Monday, October 12, 2015

Volunteer Divers of Nonprofit Ghost Fishing Scours The Ocean Removing Nets That Kill Fish

For this Netherlands-based charity a very special set of unique skills, along with passion, are required.

And according to founder Pascal van Erp, “It is very important to show the world how big the problem is that we are talking about.” “There are lots of nets out in the oceans.”

Each dive costs between $2,000 and $2,700. Thus far the group’s only source of support has come from the Dutch government: $530,400 from a pool created by the sale of lottery tickets.

Pascal leads a team of 30 to 40 volunteer divers in the North Sea. His group coordinates and works with a loosely integrated network of like-minded divers around the world. “In the last three years, we have made 100 dives and removed 10 tons of fishing gear from the sea,” he says. The nets are then recycled into socks and other textiles.

Their efforts are both difficult and dangerous. “It’s the most difficult type of diving I’ve ever done,” says Heather Hamza, one of roughly 50 volunteer divers who make up Los Angeles Underwater Explorers a Ghost Fishing affiliated group.

Volunteers encounter a number of dangerous hazards including low visibility, the possibility of getting tangled themselves and most of all being catapulted to the surface too quickly by the lift bags they used to get the nets to the surface. This can result in illness or even death. As a result the southern California affiliate only solicits help from advanced divers with military-like training.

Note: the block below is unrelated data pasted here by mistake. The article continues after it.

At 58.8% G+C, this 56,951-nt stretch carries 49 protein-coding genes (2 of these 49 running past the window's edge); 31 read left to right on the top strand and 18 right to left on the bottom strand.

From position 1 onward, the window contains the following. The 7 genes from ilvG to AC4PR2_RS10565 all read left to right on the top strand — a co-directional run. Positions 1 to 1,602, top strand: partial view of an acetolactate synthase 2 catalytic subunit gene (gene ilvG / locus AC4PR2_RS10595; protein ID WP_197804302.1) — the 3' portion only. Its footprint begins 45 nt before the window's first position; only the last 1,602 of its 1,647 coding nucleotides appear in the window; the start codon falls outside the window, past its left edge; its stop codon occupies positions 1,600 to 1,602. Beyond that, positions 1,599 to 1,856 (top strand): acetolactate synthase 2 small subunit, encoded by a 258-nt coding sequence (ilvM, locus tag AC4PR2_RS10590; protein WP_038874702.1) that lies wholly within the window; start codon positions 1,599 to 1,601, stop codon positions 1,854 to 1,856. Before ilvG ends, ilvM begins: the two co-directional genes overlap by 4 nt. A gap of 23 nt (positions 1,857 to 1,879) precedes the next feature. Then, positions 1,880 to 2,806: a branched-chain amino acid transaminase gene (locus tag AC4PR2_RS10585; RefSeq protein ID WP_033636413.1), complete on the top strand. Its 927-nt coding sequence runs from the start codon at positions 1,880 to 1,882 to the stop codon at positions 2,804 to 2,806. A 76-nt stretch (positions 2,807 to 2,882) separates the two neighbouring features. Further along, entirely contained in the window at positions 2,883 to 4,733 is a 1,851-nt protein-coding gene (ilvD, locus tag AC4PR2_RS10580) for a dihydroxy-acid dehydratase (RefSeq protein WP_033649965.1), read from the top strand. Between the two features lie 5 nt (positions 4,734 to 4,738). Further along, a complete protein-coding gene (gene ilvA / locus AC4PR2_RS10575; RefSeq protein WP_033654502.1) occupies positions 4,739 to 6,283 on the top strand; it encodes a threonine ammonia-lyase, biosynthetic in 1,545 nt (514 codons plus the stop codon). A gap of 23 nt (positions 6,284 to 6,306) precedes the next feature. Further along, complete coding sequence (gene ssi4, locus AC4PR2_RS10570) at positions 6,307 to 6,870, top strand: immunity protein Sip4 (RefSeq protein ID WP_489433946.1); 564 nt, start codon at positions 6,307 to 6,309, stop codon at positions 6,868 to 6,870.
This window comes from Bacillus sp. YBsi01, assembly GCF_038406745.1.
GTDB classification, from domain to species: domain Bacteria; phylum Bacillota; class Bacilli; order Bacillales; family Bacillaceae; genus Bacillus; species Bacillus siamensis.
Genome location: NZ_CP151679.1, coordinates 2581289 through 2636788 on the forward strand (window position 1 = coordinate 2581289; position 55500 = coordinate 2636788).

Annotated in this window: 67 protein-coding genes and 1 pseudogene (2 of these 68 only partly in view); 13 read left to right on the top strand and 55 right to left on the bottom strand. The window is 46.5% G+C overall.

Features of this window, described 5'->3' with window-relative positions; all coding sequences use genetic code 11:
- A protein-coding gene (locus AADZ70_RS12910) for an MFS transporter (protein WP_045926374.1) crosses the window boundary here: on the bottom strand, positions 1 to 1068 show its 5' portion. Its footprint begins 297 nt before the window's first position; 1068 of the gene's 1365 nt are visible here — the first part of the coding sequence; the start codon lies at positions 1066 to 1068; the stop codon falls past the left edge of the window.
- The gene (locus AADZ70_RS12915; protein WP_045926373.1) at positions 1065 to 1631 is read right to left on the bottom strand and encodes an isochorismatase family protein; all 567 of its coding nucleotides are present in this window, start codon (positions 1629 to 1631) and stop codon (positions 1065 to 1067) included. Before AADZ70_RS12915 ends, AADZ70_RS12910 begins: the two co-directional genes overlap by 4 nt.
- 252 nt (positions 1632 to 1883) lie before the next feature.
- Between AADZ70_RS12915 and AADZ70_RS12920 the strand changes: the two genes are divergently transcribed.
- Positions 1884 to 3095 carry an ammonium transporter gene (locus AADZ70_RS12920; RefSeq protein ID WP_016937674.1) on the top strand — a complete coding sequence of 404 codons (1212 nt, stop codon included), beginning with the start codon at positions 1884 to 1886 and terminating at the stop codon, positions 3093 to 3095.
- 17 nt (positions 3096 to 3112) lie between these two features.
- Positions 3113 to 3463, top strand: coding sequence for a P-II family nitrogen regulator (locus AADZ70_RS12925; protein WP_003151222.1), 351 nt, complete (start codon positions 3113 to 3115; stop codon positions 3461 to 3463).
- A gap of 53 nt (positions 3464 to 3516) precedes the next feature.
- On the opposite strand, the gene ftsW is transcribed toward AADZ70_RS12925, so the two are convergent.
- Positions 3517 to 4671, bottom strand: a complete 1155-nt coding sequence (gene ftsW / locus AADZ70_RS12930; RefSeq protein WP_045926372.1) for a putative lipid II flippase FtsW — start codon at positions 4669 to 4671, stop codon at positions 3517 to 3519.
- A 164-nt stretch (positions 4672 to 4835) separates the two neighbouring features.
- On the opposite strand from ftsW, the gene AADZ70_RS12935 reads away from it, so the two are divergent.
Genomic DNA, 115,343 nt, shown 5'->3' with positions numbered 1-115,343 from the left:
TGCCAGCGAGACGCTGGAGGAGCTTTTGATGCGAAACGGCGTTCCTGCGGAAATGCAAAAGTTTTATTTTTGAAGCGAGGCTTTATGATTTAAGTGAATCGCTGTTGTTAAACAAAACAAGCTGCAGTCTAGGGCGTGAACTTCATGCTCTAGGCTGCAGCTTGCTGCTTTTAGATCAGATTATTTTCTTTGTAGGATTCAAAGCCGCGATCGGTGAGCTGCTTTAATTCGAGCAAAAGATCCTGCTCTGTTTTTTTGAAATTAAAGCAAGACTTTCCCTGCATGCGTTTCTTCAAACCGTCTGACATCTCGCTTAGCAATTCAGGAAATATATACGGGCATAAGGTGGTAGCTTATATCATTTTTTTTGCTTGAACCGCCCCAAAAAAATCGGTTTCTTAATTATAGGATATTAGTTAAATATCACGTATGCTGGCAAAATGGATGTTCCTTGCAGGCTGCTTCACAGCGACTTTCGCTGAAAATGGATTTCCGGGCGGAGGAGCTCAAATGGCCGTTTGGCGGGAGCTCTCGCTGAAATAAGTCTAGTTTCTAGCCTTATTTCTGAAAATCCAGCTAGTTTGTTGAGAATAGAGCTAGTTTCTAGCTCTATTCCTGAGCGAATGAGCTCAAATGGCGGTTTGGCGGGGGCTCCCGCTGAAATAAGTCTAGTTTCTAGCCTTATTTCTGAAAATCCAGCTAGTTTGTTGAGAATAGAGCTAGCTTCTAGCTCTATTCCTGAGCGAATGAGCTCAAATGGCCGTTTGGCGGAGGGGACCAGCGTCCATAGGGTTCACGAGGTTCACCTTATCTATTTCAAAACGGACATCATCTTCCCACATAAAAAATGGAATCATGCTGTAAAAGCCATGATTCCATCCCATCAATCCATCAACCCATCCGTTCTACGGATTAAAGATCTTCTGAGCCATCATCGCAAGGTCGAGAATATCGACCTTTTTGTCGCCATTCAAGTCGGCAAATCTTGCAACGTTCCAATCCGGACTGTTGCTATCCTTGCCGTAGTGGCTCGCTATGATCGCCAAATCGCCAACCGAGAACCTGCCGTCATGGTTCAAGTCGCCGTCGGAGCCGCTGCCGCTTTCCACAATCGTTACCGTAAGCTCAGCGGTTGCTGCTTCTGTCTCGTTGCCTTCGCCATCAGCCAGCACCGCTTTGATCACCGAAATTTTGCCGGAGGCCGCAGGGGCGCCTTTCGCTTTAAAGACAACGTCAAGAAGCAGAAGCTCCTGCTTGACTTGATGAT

To learn more visit , where you can also shop at their store to support them or visit

Monday, October 5, 2015

Promoting Self- Sufficiency And Helping Immigrants Transition To A New Life

Los Angeles resident Owliya Dima, a former immigrant herself,  along with her daughter Meymuna  are founders of the Tiyya Foundation. Their premise is that for the most part residents of American immigrant communities are often preoccupied with helping others overseas. 

Having lived the experience of  transitioning to American life Owliya and her family created the Orange County based nonprofit. The Tiyya Foundation helps not only provide basic necessities to refugees and displaced American families the organization also helps families with the transition to become active participants in society.

Services for clients include English as a second language coaching, homework tutoring, a community soccer program to help children with their transition and volunteers that help families navigate social and civic processes. The ultimate goal is to foster self-sufficiency. 

Through a partnership with the University of California Irvine Tiyya  provides college campus tours  and field trips for Tiyya's youth. Basic necessities provided by the foundation include beds, refrigerators, hygiene products and cleaning supplies.

Services are available to all who are in need regardless of religion, nationality or political beliefs.  Currently the majority of their clients are from Afghanistan, Burma, Eritrea, Iraq, Russia, Somalia and other conflict areas. They are currently serving around 400 clients.

In addition to financial and in-kind donations the Tiyya Foundation seeks out vocational and occupational training for adults.  Companies providing training for immigrants within their first year here in the States are eligible to receive a tax benefit. For information on how you can get involved  or to make a donation, visit